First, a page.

Born Free Foundation - Keep Wildlife in the Wild

Big Cat Diary April 2016

Kelvin busy changing water in the troughs in the hospital camps

Jean Byrd Centre Blog 

April 2016

Written by Headman Matyumza

Hello everyone, warm greetings from me and Kelvin and the cats at the Jean Byrd Centre, all of us are doing good.

Fewer guests come to visit us at this time of year, so it’s give us more time to tidy our garden and clean the enclosures. 

The number of guests is dropping down now as we approach winter but we had a group of 20 students from The Shamwari Conservation Experience and they were lovely. Most of them didn’t know what the Born Free Foundation is all about, so it was our duty and pleasure to explain and answer the questions.  

We split them into two groups, one for Kelvin and other one for me and we were very lucky, we saw all our cats. The information we gave them they said they will share it with their family and friends. We were also visited by a group of artists who come here to paint the cats but they managed to paint only the boys (Jora and Black) who were perfect models. 

Shamwari Conservation Experience volunteers

Shada, rescued from a French circus.  She arrived Shamwari November 2006 

She is doing very well and she is a strong lady. She always gets excited to receive her food and before she gets her food she always drinks water first. She is taking her food very well and ate it all.   We nearly always see her by the bottom right corner of her main enclosure. Sometimes we see her stalking the baboons grazing outside her main enclosure.  Some of our visitors saw her lying on her back, legs up on the air, looking totally relaxed.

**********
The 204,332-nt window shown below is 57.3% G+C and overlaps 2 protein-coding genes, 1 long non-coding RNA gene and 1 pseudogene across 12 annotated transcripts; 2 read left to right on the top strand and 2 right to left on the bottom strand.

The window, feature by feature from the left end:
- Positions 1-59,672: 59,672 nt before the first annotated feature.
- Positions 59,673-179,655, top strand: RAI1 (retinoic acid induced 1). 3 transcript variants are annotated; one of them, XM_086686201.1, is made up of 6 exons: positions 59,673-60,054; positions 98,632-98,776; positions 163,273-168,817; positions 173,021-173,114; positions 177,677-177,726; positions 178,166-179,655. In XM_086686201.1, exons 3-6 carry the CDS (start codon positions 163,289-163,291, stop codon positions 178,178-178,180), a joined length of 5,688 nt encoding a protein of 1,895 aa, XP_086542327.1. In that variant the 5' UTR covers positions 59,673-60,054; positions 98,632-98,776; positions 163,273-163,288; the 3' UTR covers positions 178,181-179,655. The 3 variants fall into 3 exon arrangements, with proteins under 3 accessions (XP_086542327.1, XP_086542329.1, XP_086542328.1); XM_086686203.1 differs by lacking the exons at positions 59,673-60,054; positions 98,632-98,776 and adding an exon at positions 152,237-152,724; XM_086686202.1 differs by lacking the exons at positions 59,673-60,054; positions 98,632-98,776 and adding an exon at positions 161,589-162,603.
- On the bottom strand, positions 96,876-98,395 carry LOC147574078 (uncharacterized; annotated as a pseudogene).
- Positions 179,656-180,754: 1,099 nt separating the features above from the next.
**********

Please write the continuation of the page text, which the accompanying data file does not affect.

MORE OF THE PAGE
Black and Jora, rescued from a Bulgarian circus.  They arrived Shamwari September 2015

They are doing absolutely fine and they are quite active; some mornings we will find them roaring, moving up and down by the bottom section of the main camp, playing together and chasing each other.  At the moment we are not sure who is dominant because today Black is chasing Jora, next time Jora is chasing Black. We still separate them during feeding time. The brothers are taking their food very well, eating it all and their body size is increasing.  They always have ways to charm our guests: the moment they see us on the viewing deck, they will come close to the deck, look at us with open mouths and don’t seem to object to our guests taking pictures of them.  

Kuma, rescued from Abidjan Zoo, Ivory Coast.  Arrived Shamwari March 1999

Kuma is doing well and taking his food and very well but he takes two days to finish his food these days as his teeth are worn down (he is 19 years old).  He seems interested in visitors when he is at the bottom of his camp close to the viewing deck and will mark his territory.  When we need to clean out Kuma’s camp, we encourage him into his hospital camp with food, so we can shut him in there.  He doesn’t like being shut in there though, I think he remembers this is what happens when Johan our vet comes to see him.  As soon as we open the gate, he runs out.  No sign of health problems apart from his teeth, which concern us.  All good otherwise.

Leda and her daughter Rhea. Rescued from Limassol Zoo in Cyprus. Arrived Shamwari June 2009

Mother and daughter are doing very well and taking their food very well, Rhea likes to chill inside her ‘kennel’ in the morning and later when the sun comes out we see her on the top of her shelter in the main camp.  During feeding times, she enjoys her food very much and she eats it in different spot each time.  

Leda likes to chill on top of her platform in the afternoons but in the morning you won’t see her, she will be hiding in the bushes waiting for the sun to come out.  Sometimes during our patrol we will see her in the bushes, I think it’s because it is getting cold now. Both cats are fantastic, no sign of any ill health despite being elderly: Rhea is 18 years old - Leda is 26 years old!

Read the latest Julie Ward Big Cat Diary here!

Born Free Foundation
Broadlands Business Campus, Langhurstwood Road
, Horsham, RH12 4QP, UK - Charity Reg. No. 1070906

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